There may be a little more work to do in resolving the so-called ‘battle of the thermostat’, however.  ‘[T]he pool of participants [543 students from universities in Berlin], though large, was made up solely of college students. The research is, in other words, not representative of the age and education level of the general population.’ Still, ‘the study suggests that dismantling the “thermostat patriarchy” is about more than fostering women’s comfort—it’s also a question of productivity.’

Too bad they couldn’t have done a study like that during a Winnipeg blizzard when I was young and wrapped. But then again, the sample studied -male or female- would have been horribly biased: only those of us who actually made it to school would have survived to take the test. And, who knows anything about those whose mother’s weren’t watching the direction their little tykes were pointed when they left the safety of the house? Could we use the ‘evidence of absence’ thing again…?

The Slow Cooker

Dare I comment on the speculum?

It is a very underrated item, when you think about it – I mean, if you think about it… Uhmm, considering its job and everything… Ask any gynaecologist. Like shoes, one size does not fit all. In fact, continuing the analogy, there are many shapes and designs: long ones, short ones, wide ones, thin ones, metal ones, disposable plastic ones… And of course, uncomfortable ones that seek to transcend all categories.

Some doctors seem to specialize in one type or another, oblivious it would seem, to basic engineering mechanics, acolytes of the school where Function is a slave to Need –unchanged, some would say, from the glory days of Papanicolau where just seeing the cervix was deemed a success. Old habits die hard though, and so the equation is usually solved by asserting that benefits are worth two times more than discomforts. A handy, if unnecessary, deception if only because it is a justification rather than an explanation. A deafness -another barrier which does not encourage compliance except, as with some dentists, in extremis.

But I like to think that I have a specular selection from which I can choose the least uncomfortable member and am quick to point out that I have endeavoured to match Size to Need rather than the first item I happen upon in the drawer.

I long ago abandoned the disposable plastic speculum in favour of their autoclaveable metallic parents largely because of the greater selection of styles to minimize discomfort. True, never having had to endure what for some must be an unwelcome embarrassment, I nevertheless hope I am sensitive to the anticipatory dread that a gynaecological visit must engender. And I am a male; I would have nightmares…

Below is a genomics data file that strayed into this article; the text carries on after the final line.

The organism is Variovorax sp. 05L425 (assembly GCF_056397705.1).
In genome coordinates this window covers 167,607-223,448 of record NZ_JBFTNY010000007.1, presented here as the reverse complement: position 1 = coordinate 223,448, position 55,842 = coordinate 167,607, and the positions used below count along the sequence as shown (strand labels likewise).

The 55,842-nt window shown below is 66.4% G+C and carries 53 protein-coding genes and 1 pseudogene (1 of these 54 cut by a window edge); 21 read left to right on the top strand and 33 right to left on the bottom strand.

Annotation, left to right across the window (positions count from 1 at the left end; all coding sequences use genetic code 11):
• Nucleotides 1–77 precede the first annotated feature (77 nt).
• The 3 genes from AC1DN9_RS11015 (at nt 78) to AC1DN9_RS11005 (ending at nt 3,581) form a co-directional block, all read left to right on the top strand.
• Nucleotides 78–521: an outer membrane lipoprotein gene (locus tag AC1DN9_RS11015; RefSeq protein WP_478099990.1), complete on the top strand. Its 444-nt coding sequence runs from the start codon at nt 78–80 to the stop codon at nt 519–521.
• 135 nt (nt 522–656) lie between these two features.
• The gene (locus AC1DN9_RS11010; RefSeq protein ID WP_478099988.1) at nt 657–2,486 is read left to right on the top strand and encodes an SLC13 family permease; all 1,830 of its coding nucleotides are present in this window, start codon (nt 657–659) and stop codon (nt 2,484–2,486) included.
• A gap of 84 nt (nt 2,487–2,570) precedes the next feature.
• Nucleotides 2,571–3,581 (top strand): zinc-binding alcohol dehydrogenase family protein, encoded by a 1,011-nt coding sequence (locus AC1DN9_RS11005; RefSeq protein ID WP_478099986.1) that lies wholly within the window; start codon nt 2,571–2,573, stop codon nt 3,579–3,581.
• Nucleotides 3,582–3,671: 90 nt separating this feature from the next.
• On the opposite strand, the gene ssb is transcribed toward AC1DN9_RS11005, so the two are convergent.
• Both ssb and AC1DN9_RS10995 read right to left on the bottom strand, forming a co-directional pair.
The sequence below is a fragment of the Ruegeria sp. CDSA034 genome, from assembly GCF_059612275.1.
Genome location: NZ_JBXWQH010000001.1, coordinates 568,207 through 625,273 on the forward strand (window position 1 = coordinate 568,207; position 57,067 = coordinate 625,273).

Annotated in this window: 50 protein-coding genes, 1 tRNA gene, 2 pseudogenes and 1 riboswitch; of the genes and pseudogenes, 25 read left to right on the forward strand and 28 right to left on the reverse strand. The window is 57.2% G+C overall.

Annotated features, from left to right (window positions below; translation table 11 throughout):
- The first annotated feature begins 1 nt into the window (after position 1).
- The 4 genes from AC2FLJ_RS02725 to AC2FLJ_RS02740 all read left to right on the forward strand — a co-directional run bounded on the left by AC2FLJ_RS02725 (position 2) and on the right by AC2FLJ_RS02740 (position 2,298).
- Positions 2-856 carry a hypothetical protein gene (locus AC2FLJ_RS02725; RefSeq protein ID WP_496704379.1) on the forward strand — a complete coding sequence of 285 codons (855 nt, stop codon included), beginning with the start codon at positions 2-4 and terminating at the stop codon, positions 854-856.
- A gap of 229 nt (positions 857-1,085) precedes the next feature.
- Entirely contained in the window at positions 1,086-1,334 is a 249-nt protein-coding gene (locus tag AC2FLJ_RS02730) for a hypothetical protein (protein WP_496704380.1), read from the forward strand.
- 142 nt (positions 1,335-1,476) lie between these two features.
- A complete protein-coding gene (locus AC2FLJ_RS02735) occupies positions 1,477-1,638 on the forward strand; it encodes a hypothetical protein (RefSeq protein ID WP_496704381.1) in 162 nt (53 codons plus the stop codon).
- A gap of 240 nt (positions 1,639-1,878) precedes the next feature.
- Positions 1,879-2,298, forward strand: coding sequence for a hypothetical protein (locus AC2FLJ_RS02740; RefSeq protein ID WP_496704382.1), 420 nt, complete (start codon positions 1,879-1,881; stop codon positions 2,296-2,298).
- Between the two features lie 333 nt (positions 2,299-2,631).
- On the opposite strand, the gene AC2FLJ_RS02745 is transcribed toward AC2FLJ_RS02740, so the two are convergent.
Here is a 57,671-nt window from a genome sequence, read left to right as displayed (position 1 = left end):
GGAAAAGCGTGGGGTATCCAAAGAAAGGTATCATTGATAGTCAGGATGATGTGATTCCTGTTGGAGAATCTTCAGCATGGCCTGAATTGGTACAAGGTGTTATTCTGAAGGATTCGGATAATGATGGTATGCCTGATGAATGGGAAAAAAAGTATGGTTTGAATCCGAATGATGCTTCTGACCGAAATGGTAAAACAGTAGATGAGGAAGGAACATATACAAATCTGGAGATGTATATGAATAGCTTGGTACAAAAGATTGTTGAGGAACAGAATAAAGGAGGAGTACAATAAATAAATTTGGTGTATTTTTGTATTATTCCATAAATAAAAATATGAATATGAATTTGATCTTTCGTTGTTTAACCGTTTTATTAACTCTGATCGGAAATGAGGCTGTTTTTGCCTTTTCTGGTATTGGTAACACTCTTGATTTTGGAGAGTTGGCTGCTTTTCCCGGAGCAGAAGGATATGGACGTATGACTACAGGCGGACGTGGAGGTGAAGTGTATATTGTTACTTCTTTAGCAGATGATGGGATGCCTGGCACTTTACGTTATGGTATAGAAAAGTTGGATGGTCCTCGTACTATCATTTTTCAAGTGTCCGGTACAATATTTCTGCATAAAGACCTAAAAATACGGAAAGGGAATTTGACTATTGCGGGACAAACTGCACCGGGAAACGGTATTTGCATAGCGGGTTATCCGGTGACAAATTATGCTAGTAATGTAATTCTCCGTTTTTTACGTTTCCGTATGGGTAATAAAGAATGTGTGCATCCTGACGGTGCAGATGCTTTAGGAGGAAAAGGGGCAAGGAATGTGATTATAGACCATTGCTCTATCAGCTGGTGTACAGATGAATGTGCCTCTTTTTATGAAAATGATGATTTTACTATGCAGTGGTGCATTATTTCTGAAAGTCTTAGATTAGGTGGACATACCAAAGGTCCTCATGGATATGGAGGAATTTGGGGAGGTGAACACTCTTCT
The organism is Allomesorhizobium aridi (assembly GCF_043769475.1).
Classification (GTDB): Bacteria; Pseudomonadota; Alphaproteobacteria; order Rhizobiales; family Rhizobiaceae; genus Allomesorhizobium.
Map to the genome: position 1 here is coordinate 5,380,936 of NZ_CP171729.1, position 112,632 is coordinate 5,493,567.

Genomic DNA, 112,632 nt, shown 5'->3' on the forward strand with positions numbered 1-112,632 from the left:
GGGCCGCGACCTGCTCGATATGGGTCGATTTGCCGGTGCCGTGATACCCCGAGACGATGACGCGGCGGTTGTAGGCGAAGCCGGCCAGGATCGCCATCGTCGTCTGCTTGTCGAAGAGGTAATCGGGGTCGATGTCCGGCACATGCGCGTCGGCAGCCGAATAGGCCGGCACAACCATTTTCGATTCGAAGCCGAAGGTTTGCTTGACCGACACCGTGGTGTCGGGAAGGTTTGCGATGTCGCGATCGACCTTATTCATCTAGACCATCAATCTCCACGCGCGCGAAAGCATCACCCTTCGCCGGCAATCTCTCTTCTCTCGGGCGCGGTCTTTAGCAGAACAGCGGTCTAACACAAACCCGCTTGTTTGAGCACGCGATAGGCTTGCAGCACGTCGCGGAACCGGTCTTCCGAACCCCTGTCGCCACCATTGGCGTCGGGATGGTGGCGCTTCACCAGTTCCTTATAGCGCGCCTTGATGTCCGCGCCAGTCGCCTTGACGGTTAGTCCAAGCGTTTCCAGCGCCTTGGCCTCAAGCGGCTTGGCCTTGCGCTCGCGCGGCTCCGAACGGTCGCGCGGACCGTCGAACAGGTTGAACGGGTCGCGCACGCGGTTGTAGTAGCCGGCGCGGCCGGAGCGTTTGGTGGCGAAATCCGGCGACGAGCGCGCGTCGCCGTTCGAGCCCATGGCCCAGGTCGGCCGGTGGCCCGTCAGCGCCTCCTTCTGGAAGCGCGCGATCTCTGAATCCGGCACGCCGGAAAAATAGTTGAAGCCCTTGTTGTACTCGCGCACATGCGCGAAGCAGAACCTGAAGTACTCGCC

But for all its putative advantages, there is one major downside to metal when compared to plastic: temperature. More specifically, temperature difference. I do not pretend to understand the physics of why they are always cold but personally, I suspect the First Law of Thermodynamics as defined by Wickipedia: The increase in internal energy of a closed system is equal to the heat supplied to the system minus work done by it. Think about it. The speculum is usually closed while it is in the drawer -and I must confess I do not heat my drawers- and of course its not doing any work in there either… An icicle just waiting for an opportunity.

So for years I have depended upon the hot water faucet in the sink to warm up my choice of speculum; unfortunately I am several floors distant from the boiler so running the water is usually interminable and makes us both uncomfortably aware of our respective bladders. No, the tap is not the answer. But I am a gynaecologist, not a plumber.

I used to joke about my inadequacies and I was getting quite good at innovative excuses. Too good: laughter may assuage anxieties and diffuse tensions, but it slowly and inevitably becomes too valuable an excuse to abandon. Especially when no other solution presents itself.

But although I may not be an engineer, nor a thermodynamicist, some of my patients are. Okay, one of them is.

One winter, when pipes were freezing everywhere in the city, a pregnant patient and I were forced to endure a spectacularly long faucet session. It was the beginning of her third pregnancy and I needed to do a Pap smear. Pregnancy, however, does not easily admit of prolonged personal water storage, and so after a few minutes she was becoming visibly agitated with the wait.

“For god’s sake, doctor, why don’t you just use a cold clamp and get on with it?”

I smiled and walked over to the drawer in the examination table and pulled out a speculum. “Here’s why,” I said, letting the ice cold device touch her leg. “And it’s called a speculum, not a clamp…”

“Should be called a specicle,” she said and giggled, careful not to attract the attention of her already disquieted bladder. Then she sat up suddenly and asked me to leave the room while she got dressed again.